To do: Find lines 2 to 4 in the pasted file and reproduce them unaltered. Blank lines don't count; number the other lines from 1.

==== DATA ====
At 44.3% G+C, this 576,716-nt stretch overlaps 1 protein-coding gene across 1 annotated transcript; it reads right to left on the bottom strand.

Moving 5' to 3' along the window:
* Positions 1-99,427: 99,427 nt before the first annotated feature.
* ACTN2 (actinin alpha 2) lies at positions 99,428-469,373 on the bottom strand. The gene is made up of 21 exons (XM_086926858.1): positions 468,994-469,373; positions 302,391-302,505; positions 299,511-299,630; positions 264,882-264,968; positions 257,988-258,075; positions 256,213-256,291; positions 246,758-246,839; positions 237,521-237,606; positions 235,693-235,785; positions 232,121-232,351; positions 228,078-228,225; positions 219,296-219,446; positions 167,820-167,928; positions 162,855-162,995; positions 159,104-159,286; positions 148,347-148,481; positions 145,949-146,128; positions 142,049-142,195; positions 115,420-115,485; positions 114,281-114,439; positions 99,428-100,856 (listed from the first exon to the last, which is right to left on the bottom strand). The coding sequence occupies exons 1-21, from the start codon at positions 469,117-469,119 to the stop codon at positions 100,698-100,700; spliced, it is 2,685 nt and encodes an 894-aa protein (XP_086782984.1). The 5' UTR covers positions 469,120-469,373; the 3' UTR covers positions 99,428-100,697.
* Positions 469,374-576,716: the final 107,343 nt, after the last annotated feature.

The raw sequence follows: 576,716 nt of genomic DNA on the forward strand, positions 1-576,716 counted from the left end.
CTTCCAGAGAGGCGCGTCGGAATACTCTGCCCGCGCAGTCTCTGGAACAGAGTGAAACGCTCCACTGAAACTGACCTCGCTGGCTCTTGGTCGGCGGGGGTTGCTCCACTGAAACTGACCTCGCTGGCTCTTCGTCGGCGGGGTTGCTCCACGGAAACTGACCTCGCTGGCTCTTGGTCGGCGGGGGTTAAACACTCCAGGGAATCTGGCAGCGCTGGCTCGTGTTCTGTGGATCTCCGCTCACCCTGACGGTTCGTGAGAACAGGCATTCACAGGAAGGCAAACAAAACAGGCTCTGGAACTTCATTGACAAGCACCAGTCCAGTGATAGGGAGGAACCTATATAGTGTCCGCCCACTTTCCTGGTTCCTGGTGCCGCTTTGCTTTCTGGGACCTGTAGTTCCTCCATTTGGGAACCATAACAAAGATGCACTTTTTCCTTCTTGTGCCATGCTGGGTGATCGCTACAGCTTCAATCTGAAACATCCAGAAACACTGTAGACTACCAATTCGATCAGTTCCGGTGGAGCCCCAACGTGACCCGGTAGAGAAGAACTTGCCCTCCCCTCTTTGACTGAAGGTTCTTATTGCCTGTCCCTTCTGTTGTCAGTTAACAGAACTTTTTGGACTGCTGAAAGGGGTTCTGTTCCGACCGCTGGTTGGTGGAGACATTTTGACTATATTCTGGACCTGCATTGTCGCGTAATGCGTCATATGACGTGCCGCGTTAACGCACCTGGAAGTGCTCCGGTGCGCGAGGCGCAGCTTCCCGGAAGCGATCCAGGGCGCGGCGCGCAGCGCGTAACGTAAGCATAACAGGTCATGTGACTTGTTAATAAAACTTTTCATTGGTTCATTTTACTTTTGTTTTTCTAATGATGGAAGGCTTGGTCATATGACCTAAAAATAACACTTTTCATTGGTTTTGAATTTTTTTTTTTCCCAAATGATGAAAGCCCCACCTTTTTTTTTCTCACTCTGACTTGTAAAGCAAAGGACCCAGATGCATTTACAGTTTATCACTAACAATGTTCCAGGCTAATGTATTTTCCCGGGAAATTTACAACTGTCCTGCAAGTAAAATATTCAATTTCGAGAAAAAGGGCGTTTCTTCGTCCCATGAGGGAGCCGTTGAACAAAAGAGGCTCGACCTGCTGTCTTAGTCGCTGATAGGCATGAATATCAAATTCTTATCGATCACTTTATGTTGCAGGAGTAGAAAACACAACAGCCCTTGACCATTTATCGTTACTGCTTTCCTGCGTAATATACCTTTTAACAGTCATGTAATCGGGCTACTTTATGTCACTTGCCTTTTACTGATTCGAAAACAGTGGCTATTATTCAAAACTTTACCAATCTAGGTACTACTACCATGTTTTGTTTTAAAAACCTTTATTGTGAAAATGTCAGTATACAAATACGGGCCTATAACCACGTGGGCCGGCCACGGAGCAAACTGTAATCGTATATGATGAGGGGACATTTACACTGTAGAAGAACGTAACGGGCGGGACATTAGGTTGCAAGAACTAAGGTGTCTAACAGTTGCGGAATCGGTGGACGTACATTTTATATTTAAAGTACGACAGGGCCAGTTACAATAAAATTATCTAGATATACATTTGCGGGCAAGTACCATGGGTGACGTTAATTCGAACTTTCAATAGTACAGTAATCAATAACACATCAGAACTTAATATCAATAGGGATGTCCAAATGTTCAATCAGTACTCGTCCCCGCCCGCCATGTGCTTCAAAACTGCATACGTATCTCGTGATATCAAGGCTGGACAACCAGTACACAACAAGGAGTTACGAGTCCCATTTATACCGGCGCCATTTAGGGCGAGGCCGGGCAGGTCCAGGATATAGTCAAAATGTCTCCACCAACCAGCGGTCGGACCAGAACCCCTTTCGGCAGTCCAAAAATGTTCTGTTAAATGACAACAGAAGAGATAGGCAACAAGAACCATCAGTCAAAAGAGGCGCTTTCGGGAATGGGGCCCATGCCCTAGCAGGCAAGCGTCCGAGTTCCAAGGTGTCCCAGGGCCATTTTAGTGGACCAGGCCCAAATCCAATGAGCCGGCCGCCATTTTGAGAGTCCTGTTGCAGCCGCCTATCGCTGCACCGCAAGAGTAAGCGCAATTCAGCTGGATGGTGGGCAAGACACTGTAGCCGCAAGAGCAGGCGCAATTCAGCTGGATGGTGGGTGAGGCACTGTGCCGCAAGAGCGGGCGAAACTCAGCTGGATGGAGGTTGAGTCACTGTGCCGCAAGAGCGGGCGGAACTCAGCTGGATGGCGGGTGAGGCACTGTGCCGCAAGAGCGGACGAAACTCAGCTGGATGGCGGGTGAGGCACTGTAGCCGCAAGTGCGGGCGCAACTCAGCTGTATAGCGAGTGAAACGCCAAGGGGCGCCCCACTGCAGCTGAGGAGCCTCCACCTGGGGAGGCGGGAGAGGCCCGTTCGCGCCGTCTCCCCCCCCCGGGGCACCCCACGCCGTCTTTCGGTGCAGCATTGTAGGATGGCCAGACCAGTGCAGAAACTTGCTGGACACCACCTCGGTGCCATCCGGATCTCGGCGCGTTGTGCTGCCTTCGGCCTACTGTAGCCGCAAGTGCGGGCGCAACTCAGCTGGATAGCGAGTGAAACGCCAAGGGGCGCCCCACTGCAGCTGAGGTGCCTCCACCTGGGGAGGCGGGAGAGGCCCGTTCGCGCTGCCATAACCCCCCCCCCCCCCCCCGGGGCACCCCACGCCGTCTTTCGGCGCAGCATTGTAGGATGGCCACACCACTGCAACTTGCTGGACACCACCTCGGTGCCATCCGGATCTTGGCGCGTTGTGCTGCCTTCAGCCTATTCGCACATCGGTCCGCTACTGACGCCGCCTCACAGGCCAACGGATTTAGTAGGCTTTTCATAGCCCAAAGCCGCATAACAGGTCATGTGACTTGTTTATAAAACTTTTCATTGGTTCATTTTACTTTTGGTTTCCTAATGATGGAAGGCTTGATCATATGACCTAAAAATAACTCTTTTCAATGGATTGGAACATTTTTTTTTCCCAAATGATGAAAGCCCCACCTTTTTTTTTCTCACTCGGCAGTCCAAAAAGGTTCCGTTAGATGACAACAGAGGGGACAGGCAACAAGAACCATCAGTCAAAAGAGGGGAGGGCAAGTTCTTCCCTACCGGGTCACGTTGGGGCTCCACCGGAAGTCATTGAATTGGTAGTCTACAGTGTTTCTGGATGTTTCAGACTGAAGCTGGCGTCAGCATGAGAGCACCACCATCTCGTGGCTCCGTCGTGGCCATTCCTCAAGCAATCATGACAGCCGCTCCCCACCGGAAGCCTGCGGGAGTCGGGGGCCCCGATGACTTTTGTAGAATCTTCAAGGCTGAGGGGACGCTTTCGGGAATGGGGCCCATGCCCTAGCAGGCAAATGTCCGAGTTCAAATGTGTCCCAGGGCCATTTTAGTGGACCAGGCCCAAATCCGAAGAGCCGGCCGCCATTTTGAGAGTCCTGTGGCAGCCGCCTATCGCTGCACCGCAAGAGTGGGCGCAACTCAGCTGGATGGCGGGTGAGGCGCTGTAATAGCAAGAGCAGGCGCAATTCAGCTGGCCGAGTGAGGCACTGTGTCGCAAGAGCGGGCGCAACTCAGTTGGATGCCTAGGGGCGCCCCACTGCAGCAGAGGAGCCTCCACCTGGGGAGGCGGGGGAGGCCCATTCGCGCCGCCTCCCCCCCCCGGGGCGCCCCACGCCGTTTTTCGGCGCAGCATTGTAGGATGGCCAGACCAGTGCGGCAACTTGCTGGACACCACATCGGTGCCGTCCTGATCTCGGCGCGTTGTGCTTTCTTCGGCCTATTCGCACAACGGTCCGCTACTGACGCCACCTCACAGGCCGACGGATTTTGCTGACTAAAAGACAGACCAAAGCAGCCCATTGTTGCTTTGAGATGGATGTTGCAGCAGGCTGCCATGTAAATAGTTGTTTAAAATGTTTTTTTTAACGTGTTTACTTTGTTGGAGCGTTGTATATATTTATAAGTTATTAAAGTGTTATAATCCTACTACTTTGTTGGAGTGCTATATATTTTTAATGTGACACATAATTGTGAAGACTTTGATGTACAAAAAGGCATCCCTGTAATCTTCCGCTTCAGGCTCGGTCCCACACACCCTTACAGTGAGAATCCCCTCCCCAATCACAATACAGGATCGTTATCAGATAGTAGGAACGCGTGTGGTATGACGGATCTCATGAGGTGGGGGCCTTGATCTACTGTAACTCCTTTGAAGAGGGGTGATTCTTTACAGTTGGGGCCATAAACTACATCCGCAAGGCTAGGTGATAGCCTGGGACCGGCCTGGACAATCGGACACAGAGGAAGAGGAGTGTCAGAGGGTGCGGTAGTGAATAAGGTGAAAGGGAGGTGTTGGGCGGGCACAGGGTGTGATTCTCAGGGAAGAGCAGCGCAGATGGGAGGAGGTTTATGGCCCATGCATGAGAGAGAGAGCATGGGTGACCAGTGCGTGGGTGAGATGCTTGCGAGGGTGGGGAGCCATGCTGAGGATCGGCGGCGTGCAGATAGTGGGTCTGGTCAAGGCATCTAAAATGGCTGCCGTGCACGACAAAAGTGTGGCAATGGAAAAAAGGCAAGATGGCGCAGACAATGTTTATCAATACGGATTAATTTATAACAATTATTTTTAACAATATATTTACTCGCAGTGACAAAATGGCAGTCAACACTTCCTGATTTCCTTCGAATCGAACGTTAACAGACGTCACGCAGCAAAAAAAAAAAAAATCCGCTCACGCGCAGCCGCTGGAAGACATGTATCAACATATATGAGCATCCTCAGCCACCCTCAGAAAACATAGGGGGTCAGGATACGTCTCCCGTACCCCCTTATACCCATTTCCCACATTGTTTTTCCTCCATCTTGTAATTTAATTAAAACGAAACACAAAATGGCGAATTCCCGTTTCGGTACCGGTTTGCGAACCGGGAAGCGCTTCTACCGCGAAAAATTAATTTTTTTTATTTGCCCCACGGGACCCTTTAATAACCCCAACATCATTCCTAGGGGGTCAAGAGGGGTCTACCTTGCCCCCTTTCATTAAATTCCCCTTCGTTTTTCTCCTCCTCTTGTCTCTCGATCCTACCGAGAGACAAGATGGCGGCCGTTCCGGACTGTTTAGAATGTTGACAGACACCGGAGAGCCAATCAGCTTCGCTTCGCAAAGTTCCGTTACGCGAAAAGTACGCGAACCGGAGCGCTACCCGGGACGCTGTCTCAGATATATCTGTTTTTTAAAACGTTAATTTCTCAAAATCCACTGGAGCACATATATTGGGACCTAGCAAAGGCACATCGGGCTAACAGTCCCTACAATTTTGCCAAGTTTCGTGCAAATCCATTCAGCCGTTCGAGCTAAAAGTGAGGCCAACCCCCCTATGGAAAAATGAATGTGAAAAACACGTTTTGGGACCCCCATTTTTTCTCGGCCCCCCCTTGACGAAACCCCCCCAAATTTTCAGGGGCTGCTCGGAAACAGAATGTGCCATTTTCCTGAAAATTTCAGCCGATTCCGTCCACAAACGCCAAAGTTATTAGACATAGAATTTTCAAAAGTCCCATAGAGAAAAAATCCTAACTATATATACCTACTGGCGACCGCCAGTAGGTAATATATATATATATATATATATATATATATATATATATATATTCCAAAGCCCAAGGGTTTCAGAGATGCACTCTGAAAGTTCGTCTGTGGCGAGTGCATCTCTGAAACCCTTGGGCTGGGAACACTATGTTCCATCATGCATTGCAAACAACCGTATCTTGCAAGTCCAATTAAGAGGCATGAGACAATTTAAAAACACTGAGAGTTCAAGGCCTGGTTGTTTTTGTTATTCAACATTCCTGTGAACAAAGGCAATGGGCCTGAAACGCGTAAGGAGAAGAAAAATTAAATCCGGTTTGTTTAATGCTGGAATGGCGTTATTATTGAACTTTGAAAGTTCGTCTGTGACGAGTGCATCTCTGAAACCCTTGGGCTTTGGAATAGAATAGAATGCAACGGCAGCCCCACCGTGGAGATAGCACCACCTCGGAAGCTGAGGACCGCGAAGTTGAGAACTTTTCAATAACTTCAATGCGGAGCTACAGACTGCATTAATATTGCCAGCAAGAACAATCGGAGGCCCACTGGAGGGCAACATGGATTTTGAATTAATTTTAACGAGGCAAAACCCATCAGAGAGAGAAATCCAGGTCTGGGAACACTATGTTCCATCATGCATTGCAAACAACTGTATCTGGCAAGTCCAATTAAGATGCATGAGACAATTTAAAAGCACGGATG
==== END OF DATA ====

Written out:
Moving 5' to 3' along the window:
* Positions 1-99,427: 99,427 nt before the first annotated feature.
* ACTN2 (actinin alpha 2) lies at positions 99,428-469,373 on the bottom strand. The gene is made up of 21 exons (XM_086926858.1): positions 468,994-469,373; positions 302,391-302,505; positions 299,511-299,630; positions 264,882-264,968; positions 257,988-258,075; positions 256,213-256,291; positions 246,758-246,839; positions 237,521-237,606; positions 235,693-235,785; positions 232,121-232,351; positions 228,078-228,225; positions 219,296-219,446; positions 167,820-167,928; positions 162,855-162,995; positions 159,104-159,286; positions 148,347-148,481; positions 145,949-146,128; positions 142,049-142,195; positions 115,420-115,485; positions 114,281-114,439; positions 99,428-100,856 (listed from the first exon to the last, which is right to left on the bottom strand). The coding sequence occupies exons 1-21, from the start codon at positions 469,117-469,119 to the stop codon at positions 100,698-100,700; spliced, it is 2,685 nt and encodes an 894-aa protein (XP_086782984.1). The 5' UTR covers positions 469,120-469,373; the 3' UTR covers positions 99,428-100,697.